It is without question that blockchain has been on the lips of innovators over recent years. The level of interest and investment from technology buffs, venture capital, and established companies alike suggest that the revolutionary technology is here to stay. Price Waterhouse Coopers has launches their latest whitepaper titled “Establishing blockchain policy: strategies for the governance of distributed ledger technology ecosystems” dives into the challenges that blockchain and the broader distributed ledger technology landscapes pose – these include issues such as privacy, performance, unpredictability, security, access to law enforcement mechanisms, and cryptocurrency as a new type of asset. The solutions discussed which are based on the output commissioned by the Future Blockchain Summit through PwC and Smart Dubai’s 2nd Global Leaders Exchange roundtable hosted by the Dubai World Trade Centre, aim to establish some ground rules, which will allow organisations to establish governance structures that will help them navigate the technological landscape, while understanding some of the most important components of a strategic approach to policy.
The collective this year dissected and developed upon the challenges – from technical to organisational and regulatory – that currently challenge the online ledger technology over two central themes: establishing policy for blockchain implementation, and positioning crypto-assets in a time of market turbulence.
The PwC analysis offered the following high-level strategies, which are explored in more detail in the report; namely:
- The need for adoption of a technology-agnostic approach when implementing blockchain technologies, whereby identities and data formats constitute core interoperability capabilities
- The PwC paper also stresses the importance of agile governance models, with organisations adopting flexible policies that can adapt to the ever-changing technological landscape
- An innovative rather than a risk-averse approach to blockchain was also cited as key to success
PwC’s Technology Consulting Partner, Ahmad Abu Hantash, said: “The distributed ledger space might be the fastest growing area of innovation in the entire technology sector today. Along with huge potential to disrupt business and government operations, it presents many challenges. As with all emerging technologies, innovation, expansion, and development have been and will be led by both startups and major technology companies, collaborating and pushing each other to develop a sustainable technology. Predicting the way this will happen is beyond the scope of this paper, but the solutions presented here aim to establish some ground rules. These will allow organisations to establish governance structures that will help them navigate the rapidly changing technological landscape, while understanding some of the most important components of a strategic approach to policy. These components include identity as the basis of security, incentive models as funding strategies, and the balance of progress vs risk avoidance.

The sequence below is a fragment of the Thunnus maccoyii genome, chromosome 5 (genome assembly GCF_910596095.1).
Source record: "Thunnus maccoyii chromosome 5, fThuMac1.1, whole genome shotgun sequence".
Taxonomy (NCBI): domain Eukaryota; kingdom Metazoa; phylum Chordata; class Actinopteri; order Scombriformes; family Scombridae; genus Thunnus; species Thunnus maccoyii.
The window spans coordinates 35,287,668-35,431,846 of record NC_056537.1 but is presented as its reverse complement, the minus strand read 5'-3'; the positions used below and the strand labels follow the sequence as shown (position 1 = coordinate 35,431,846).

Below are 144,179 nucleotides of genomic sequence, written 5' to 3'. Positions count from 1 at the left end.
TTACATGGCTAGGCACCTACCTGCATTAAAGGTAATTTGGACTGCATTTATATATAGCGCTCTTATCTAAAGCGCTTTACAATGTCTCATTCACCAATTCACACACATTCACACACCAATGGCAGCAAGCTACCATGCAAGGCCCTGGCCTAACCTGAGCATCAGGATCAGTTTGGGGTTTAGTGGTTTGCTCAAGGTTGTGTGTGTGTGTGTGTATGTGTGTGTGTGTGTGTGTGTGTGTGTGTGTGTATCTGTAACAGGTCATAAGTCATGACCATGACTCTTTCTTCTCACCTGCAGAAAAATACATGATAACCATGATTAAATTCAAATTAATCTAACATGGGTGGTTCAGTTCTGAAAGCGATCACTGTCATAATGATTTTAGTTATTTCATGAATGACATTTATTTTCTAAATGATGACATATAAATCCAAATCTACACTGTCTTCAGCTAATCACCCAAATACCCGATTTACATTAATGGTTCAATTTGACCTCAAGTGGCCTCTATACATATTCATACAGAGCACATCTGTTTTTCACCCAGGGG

Oliver Sykes, Digital Trust Partner at PwC Middle East added: “Organisations need to adopt flexible policies towards blockchain that are ready for a fast-paced and ever-changing technology landscape. Rigid policies risk becoming quickly outdated. Depending on the appetite for innovation, policies can be either restrictive or permissive. Leaning too far to either end of this spectrum can yield negative results – stagnation if the policy is too restrictive, or harmful compromise if it is too permissive.
With the policy strategy set and tuned to be biased toward balanced permissiveness, the challenge becomes to improve through iteration, because in order to maintain a leadership position in a nascent field, agility is a crucial ingredient.” PwC’s Ahmad Abu Hantash ends: “We are delighted to be collaborating with Smart Dubai again to launch the second indepth white paper, outlining how to successfully implement blockchain technology policies and governance to work towards developing technology ecosystem in the city.
The UAE has been very active and established in this space, it has already adopted flexible, optimistic and innovation-oriented attitudes towards blockchain and reaping its benefits. With launching several programmes; including a blockchain platform for government entities, and a legislative sandbox for fintech startups that enables them to explore the practicality of the technology in business, define regulatory changes and be prepared to adapt to them if necessary.”